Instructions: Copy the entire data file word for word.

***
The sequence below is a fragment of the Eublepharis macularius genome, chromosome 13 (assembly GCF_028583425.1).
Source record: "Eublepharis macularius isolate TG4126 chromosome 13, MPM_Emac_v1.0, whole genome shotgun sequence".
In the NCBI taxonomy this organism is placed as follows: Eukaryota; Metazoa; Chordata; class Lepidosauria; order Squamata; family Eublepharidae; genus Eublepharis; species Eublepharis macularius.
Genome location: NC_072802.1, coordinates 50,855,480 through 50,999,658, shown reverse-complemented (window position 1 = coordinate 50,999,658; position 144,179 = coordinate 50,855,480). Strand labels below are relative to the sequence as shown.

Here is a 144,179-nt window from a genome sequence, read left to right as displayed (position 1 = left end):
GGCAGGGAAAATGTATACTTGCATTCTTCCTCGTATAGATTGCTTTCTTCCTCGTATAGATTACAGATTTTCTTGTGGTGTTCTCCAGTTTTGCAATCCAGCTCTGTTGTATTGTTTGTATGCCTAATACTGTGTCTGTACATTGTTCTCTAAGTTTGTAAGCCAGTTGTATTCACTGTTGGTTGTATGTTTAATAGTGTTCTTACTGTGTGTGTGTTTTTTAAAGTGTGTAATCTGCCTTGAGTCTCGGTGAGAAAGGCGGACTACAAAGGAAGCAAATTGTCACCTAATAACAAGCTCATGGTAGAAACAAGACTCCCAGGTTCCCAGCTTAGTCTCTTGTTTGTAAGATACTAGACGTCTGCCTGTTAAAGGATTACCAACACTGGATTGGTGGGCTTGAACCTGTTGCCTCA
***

The sequence below is a fragment of the Eublepharis macularius genome, chromosome 13 (assembly GCF_028583425.1).
Source record: "Eublepharis macularius isolate TG4126 chromosome 13, MPM_Emac_v1.0, whole genome shotgun sequence".
In the NCBI taxonomy this organism is placed as follows: Eukaryota; Metazoa; Chordata; class Lepidosauria; order Squamata; family Eublepharidae; genus Eublepharis; species Eublepharis macularius.
Genome location: NC_072802.1, coordinates 50,855,480 through 50,999,658, shown reverse-complemented (window position 1 = coordinate 50,999,658; position 144,179 = coordinate 50,855,480). Strand labels below are relative to the sequence as shown.

Here is a 144,179-nt window from a genome sequence, read left to right as displayed (position 1 = left end):
GGCAGGGAAAATGTATACTTGCATTCTTCCTCGTATAGATTGCTTTCTTCCTCGTATAGATTACAGATTTTCTTGTGGTGTTCTCCAGTTTTGCAATCCAGCTCTGTTGTATTGTTTGTATGCCTAATACTGTGTCTGTACATTGTTCTCTAAGTTTGTAAGCCAGTTGTATTCACTGTTGGTTGTATGTTTAATAGTGTTCTTACTGTGTGTGTGTTTTTTAAAGTGTGTAATCTGCCTTGAGTCTCGGTGAGAAAGGCGGACTACAAAGGAAGCAAATTGTCACCTAATAACAAGCTCATGGTAGAAACAAGACTCCCAGGTTCCCAGCTTAGTCTCTTGTTTGTAAGATACTAGACGTCTGCCTGTTAAAGGATTACCAACACTGGATTGGTGGGCTTGAACCTGTTGCCTCA